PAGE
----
Read to Achieve Carry-forward Dollars $3,000,000
Math Achievement Carry-forward Dollars $1,000,000
Life Insurance $399,900
TOTAL CUTS $10,001,600
KDE has made every effort to minimize the impact of these cuts on school districts. The Governor’s good news is that we anticipate excess SEEK funding will be available in the last quarter of this fiscal year to adequately offset the impact of these cuts. The excess SEEK funding will be received as part of the April, May and June SEEK payments and can be used for any expenditure on which regular SEEK funds can be spent. Each district’s portion of the excess SEEK funds will be based on whatever its share of the current SEEK allotment is per House Bill 4, passed in the 2009 special session.
Regarding the cuts listed above:
· The Office of Education Technology will be coordinating with school districts to ensure that cuts to KETS and KEN funding will not directly impact technology hardware or services. We anticipate using one-time e-rate funding to ensure the dollars for these purposes continue to be provided for the remainder of the fiscal year.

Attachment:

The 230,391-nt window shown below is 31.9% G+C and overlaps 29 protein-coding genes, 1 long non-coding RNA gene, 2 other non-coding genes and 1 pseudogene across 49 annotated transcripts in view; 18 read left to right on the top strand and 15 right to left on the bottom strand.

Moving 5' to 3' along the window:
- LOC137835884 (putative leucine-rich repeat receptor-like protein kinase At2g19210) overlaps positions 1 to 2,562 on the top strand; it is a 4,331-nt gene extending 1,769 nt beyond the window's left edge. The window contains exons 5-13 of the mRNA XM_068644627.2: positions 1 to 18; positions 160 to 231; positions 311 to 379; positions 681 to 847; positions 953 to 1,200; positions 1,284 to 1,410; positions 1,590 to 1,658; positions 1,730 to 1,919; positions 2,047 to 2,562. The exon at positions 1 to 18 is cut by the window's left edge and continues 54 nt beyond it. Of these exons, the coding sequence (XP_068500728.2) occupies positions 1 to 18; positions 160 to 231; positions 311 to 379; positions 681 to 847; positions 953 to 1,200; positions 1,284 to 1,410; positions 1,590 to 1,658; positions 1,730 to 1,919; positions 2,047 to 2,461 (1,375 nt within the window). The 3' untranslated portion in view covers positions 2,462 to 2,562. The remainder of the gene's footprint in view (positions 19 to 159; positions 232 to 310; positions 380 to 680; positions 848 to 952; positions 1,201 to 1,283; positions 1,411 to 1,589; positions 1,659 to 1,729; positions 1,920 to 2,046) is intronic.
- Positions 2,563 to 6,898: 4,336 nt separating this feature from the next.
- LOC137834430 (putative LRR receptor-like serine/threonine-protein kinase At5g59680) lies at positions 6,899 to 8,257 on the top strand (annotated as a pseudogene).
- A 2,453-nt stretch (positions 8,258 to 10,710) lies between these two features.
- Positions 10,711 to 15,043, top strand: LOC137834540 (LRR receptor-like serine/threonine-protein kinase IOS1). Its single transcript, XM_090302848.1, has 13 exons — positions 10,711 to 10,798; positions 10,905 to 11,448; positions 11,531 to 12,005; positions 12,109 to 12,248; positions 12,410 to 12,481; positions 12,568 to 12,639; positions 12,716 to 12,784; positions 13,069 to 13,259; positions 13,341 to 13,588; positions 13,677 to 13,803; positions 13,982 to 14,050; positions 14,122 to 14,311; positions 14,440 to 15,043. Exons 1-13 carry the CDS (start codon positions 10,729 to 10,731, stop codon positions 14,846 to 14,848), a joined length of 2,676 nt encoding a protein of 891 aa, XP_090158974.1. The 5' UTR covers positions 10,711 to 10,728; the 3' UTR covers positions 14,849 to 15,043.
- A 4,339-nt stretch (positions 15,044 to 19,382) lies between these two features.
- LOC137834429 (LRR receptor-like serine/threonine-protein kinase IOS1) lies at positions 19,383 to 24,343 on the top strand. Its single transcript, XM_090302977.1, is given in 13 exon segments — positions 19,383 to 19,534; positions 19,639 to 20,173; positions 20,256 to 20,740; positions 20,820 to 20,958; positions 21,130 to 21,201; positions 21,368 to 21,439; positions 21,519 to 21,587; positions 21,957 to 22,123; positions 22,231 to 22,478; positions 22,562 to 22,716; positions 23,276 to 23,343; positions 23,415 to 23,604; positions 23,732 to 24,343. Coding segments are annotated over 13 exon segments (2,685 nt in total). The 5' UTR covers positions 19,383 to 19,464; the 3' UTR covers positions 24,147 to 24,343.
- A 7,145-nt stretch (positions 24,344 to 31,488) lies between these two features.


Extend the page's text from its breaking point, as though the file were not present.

· Excess SEEK funding may be used to offset cuts to FRYSCs and Textbooks.
· Cuts to the Partnership for Successful Schools, KDE Assessment Funding, Read to Achieve and Math Achievement will be taken from unobligated dollars and will not impact current grant dollars to school districts.
· The cut to life insurance costs is based on savings generated from a reduction in costs as of January 1, 2010 and will not affect school districts at this time.
Districts should be mindful that the excess SEEK dollars must be committed to appropriate programs by June 30. School districts may wish to commit some excess SEEK funding for qualified expenses for the next biennium, in the event that programs are not fully funded in the upcoming budget. Further guidance on spending excess SEEK dollars will be forthcoming from KDE.